Information Technology

37. October 19, ComputerWorld – (International) Hijacked Web sites attack visitors. Here is the scenario: Attackers compromise a major brand’s Web site. But instead of stealing customer records, the attacker installs malware that infects the computers of thousands of visitors to the site. The issue goes unnoticed until it is exposed publicly. Such attacks are a common occurrence, but most fly under the radar because the users never know that a trusted Web site infected them, says a senior director of product management at Symantec Corp. When his company tracks down the source of such infections, it often quietly notifies the Web site owner. But word can get out, leaving the Web site’s customers feeling betrayed, and seriously damaging a brand’s reputation. Attackers, often organized crime rings, gain entry using techniques such as cross-site scripting, SQL injection and remote file-inclusion attacks, then install malicious code on the Web server that lets them get access to the end users doing business with the site. “They’re co-opting machines that can be part of botnets that send phishing e-mail, that are landing sites for traffic diversion and that host malware,” says the chief marketing officer at MarkMonitor. But because the business’s Web site isn’t directly affected, the administrators of most infected Web sites don’t even know it’s happening. Source: http://www.computerworld.com/s/article/342457/Visitors_Under_Attack?taxonomyId=16

38. October 18, CNET – (International) Firefox blocks insecure .Net add-on—awkwardly. Mozilla on October 16 disabled a Microsoft plug-in for Firefox called the .Net Framework Assistant because of a security problem—then scrambled to give people with patched systems an override option. Mozilla’s vice president of engineering, announced the first step late on October 16 on his blog. “It’s recently surfaced that it has a serious security vulnerability, and Microsoft is recommending that all users disable the add-on,” he said. “Because of the difficulties some users have had entirely removing the add-on, and because of the severity of the risk it represents if not disabled, we contacted Microsoft today to indicate that we were looking to disable the extension and plug-in for all users via our blocklisting mechanism. Microsoft agreed with the plan, and we put the blocklist entry live immediately.” This warning sign greeted The .Net Framework Assistant add-on lets Firefox use Microsoft’s ClickOnce technology for installing applications that run on its .Net programming foundation. The add-on already was something of a thorn in the sides of some Firefox users: it was automatically installed via Windows Update with the .Net Framework 3.5 Service Pack 1 without telling the user the add-on was being installed or giving an option. More hackles were raised because it was not compatible with Firefox 3.5, the vice president said, and because removing it initially required people to edit their Windows Registry—a technically onerous task for most people. Mozilla’s add-on blocking technology could not tell if people had patched their software and so were not vulnerable anymore. “We can’t distinguish patched from unpatched, so we’re blocking it while we sort that out,” Mozilla’s vice president of engineering twittered. Over the weekend, Mozilla worked to remedy the situation. Source: http://news.cnet.com/8301-30685_3-10377445-264.html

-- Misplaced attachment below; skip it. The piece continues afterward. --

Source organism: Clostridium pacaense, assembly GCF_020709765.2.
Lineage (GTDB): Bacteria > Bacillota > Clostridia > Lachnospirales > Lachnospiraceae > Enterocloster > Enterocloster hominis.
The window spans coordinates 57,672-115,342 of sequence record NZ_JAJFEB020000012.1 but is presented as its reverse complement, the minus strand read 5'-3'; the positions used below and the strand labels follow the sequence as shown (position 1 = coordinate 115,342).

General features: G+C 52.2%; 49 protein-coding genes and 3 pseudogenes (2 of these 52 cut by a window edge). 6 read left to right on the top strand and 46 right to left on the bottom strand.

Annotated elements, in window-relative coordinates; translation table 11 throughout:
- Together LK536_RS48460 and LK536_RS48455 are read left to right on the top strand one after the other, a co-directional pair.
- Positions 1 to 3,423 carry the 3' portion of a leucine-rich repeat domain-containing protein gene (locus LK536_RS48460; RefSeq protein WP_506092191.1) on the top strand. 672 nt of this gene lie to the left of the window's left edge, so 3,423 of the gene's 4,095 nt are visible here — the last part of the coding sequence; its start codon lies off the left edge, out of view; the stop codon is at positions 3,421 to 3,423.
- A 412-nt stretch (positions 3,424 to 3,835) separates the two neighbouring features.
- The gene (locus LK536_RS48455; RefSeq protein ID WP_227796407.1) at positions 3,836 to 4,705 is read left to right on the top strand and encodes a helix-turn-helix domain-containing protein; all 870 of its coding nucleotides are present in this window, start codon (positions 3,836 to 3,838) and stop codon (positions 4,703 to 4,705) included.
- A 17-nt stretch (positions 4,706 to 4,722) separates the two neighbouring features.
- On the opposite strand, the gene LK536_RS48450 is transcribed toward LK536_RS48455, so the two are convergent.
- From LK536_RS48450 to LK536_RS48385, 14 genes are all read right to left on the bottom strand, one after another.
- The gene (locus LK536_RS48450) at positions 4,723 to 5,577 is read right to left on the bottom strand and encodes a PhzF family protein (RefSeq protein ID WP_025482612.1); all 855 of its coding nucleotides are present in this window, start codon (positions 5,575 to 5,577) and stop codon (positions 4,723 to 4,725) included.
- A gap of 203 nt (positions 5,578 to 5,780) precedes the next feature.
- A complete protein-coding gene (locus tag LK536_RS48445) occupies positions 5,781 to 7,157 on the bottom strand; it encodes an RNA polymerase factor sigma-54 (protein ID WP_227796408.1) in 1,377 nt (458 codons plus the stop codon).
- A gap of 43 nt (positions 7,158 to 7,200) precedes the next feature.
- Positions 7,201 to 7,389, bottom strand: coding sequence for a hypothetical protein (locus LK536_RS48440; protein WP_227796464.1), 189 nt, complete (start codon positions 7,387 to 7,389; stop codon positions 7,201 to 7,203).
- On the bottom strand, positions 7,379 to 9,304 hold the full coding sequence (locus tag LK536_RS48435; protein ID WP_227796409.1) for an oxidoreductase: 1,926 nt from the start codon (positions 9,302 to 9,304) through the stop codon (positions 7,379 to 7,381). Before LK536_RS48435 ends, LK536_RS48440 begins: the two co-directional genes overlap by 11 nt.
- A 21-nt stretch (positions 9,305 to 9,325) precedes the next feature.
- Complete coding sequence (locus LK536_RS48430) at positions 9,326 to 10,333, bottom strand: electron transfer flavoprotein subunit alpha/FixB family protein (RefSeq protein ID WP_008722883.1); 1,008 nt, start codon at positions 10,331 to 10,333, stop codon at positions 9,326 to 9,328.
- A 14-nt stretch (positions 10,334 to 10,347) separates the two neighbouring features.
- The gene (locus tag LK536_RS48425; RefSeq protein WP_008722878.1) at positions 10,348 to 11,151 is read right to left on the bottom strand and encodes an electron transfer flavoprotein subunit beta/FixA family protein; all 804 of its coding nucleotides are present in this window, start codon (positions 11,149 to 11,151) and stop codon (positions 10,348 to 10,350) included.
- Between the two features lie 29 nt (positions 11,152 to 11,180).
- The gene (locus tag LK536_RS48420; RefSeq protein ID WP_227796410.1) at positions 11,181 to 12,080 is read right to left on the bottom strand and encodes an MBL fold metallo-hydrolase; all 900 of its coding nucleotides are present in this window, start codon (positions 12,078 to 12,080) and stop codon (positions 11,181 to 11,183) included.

Communications Sector

39. October 18, Cellular-news – (District of Columbia) Improved cell phone coverage for Washington underground railway. Sprint Nextel has announced the availability of mobile phone coverage within the Washington DC underground railway network. The coverage is available in 20 of the network’s 47 underground stations. Sprint expects to offer service in the Metro’s remaining underground stations by the autumn of 2010. Service should be available in 50 percent of the Metro system’s tunnels by the fall of 2011, with complete coverage expected to be established in all the tunnels by the fall of 2012. Verizon Wireless, Sprint Nextel, AT&T and T-Mobile are jointly building the new wireless network that is currently being installed. The firms also will build a second wireless network, which Metro will own, operate and maintain for Metro’s own public safety and operational communications. Sprint has traditionally offered coverage on the Metro, but only via a roaming agreement with an older Verizon network. Stations with this expanded service include: Ballston, Bethesda, Columbia Heights, Crystal City, Dupont Circle, Farragut North, Farragut West, Federal Triangle SW, Foggy Bottom-GWU, Friendship Heights, Gallery Place-Chinatown, Judiciary Square, L’Enfant Plaza, McPherson Square, Metro Center, Pentagon, Pentagon City, Rosslyn, Smithsonian and Union Station. The wireless contract will generate a minimum of nearly $25 million during the initial 15-year term and an additional $27 million during the five, two-year renewal terms. Source: http://www.cellular-news.com/story/40109.php